Datsun Returns, Officially

Bertel Schmitt
by Bertel Schmitt
datsun returns officially

When, some seven weeks ago, the Nikkei had the rumor that Nissan would revive its Datsun brand for low cost cars, targeted at emerging markets, official sources at Nissan – not surprisingly – had no comment.

One not so charitable source at Nissan conceded that “this time, the Nikkei is less on crack than sometimes.” Another more diplomatic source said: ”I guess you can expect a press release soon.”

That press release arrived today.

Nissan CEO Carlos Ghson was in Indonesia yesterday, and, says the press release:

“While talking to the media, Ghosn announced the return of the Datsun brand, Nissan’s third global brand, alongside Nissan and Infiniti. Datsun will provide sustainable motoring experience to optimistic up-and-coming customers in high-growth markets. Datsun represents 80 years of accumulated Japanese carmaking expertise and is a important part of Nissan’s DNA. Datsun vehicles will start sales in India, Indonesia, and Russia from 2014.”

According to Reuters, “Nissan plans to invest $400 million in Indonesia over the next two years, will double hiring by 2014 and triple its dealerships in Southeast Asia’s largest economy to 90,000.” (The latter will probably see a correction.)

Indonesia, a country of 237 million spread over more than 17,000 islands, is one of the growth markets in South-East Asia. Due to its proximity, this market is in the cross-hairs of Japanese makers. Toyota currently owns 90 percent of the market. Nissan wants to change this.

Comments
Join the conversation
3 of 30 comments
  • Robc123 Robc123 on Mar 20, 2012

    Look at the legacy of the datsun brand on nissan maxima was datsun z cars were datsun they could do a scion thing with the brand. What would be really neat is if they took a bit of styling risk with their new small cars that they want to make.

    • Les Les on Mar 21, 2012

      This is a surprisingly excellant Idea.. to my knowledge the Datsun name still has a bit of a decent rep in the US (sans rust fiascos), do this, and bring back compact picups, and refrain from allowing models under the Datsun brand to succumb to margin-chasing bloat and Nissan could be onto something here.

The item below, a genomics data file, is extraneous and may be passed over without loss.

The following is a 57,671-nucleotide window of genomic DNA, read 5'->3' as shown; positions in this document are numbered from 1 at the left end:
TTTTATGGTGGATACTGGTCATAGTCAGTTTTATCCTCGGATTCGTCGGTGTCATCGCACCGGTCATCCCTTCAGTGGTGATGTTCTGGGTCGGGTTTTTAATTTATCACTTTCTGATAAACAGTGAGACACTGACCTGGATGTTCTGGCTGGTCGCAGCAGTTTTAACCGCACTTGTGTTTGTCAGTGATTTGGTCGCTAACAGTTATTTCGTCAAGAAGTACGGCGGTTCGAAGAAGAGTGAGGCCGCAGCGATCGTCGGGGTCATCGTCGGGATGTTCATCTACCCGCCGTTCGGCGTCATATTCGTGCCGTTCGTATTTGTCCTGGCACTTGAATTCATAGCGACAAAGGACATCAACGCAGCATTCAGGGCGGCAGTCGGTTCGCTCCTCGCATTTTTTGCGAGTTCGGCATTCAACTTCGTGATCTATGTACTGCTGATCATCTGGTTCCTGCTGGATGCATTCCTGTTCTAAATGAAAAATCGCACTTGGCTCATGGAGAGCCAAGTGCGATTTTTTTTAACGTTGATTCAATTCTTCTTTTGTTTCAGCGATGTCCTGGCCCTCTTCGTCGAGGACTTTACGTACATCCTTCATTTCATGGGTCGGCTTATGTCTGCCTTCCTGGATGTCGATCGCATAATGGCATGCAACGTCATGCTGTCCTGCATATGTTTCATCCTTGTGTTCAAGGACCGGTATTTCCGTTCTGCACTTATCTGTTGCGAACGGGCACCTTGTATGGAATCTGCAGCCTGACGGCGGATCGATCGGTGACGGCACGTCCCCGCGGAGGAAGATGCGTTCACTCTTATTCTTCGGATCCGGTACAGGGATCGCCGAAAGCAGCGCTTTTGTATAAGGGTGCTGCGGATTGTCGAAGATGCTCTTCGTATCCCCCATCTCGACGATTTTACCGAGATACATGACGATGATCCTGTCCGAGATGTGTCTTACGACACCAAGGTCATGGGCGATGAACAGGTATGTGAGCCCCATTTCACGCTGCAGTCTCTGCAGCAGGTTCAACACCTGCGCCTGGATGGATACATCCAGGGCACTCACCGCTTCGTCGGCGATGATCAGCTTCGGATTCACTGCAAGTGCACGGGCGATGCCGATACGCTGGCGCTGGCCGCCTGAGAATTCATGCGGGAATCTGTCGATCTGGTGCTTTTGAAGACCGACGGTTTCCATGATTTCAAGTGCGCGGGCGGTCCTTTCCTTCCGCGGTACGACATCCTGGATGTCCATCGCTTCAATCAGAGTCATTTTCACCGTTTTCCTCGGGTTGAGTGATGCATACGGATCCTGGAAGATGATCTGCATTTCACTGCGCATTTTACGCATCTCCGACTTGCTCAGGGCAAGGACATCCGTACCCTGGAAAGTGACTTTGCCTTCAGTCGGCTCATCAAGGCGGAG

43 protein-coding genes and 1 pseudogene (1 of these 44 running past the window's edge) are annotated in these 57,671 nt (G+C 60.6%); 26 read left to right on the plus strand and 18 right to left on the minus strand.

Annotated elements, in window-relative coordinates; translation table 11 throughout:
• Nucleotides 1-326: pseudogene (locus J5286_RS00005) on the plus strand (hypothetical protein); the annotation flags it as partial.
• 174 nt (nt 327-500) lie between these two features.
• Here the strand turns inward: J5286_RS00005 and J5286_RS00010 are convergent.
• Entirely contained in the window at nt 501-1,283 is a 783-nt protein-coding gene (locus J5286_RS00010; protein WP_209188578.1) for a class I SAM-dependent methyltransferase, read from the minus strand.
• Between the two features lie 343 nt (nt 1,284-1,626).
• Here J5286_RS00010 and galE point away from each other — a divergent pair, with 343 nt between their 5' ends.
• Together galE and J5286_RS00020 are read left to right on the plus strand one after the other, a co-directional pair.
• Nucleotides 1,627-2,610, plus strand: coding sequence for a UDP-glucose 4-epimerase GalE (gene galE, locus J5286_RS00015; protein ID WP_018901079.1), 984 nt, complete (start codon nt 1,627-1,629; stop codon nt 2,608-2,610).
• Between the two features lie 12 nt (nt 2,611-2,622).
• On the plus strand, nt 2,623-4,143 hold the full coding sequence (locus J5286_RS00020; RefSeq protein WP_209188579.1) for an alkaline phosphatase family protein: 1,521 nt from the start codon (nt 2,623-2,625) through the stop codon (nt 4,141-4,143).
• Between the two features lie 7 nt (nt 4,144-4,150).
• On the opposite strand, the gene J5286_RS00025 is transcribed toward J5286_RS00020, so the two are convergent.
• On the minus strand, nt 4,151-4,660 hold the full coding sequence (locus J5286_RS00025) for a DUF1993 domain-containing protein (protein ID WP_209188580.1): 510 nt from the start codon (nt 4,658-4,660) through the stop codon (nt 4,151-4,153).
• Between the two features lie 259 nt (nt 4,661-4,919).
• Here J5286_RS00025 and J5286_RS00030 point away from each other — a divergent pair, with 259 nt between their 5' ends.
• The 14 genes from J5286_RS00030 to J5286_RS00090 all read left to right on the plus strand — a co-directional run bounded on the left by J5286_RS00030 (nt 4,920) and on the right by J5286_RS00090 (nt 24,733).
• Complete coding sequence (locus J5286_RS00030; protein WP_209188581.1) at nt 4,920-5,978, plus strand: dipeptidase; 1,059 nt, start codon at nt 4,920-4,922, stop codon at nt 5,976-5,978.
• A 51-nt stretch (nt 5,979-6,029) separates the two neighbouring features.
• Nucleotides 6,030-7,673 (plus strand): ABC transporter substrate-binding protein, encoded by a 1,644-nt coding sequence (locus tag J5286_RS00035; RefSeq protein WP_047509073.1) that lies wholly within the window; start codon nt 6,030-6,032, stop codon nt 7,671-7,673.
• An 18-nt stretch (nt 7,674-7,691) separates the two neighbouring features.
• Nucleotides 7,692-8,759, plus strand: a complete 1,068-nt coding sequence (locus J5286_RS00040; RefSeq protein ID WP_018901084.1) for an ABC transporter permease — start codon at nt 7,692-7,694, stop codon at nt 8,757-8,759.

• Inside Looking Out Inside Looking Out on Mar 25, 2012

    Ha, US automakers drastically cut number of brands and Japanese adding more. History repeat itself twice. Toyota/Lexus/Scion/Subaru/Daihatsu - wow a lot. Nissan/Infinity/Datsun/Renault/Dacia/Lada and those only ones I know about. Poor Honda - only two brands and one is almost dead.

  • MaintenanceCosts This looks really surprisingly different from the Blazer EV. It's more boring, but it's also more Honda, and for that reason alone it will be taken a lot more seriously in US markets.
  • ToolGuy I found this interesting; you might too: https://youtu.be/asb4jLWWTbQ
  • SCE to AUX Q: "How do you fix automotive media?A: The same way you fix the auto show.That is to say: Don't live in the past, believing every story is original with you. Offer something insightful and useful to your audience that they can't get anywhere else.The auto show allows consumers to sit inside many vehicles under one roof, without sales pressure - something unavailable anywhere else. That's it. The media should accept that the auto show offers nothing new for them anymore, and the auto show should stop pretending that it does.Good examples:[list][*]I've flamed Posky many times, but his long background stories can be thought-provoking and informative. I may not always agree with some of the posturing, but at least they dig deeper than someone's press release.[/*][*]Alex on Autos has some of the best video reviews. He wastes absolutely no time getting to the substance, and his formula is reliable. He packs a lot into 25 minutes.[/*][*]Everyday Reviews: This likeable couple/family covers the daily life aspects of new cars they test - child car seats, user interface, fuel economy, and so on. No hype - just useful.[/*][/list]Bad examples:[list][*]DragTimes: In a 20-minute video, you get 1 minute of racing and 19 minutes of bromance talk. I keep hoping it will improve, but it doesn't.[/*][*]Road and Track's web page is heavily tilted toward unaffordable niche sports cars and racing, with a few feature articles on daily drivers. I visit, but it feels like I'm in a Porsche dealership.[/*][/list]
  • BSttac Honestly automotive journalism is all but dead. Its mostly bloggers with a left based agenda. Cnet and the Drive especially had some really horrible bloggers. Road and Track also has some terrible bloggers so it would not surprise me if they are next. Just look at most bloggers complain about going to an automotive show when they dont realize its not even for them. Very spoiled and out of touch individuals
  • Jkross22 I forgot to include Bring a Trailer. It's so enjoyable to revisit cars from different eras and to read what the most knowlegable have to say about those types of cars.
Next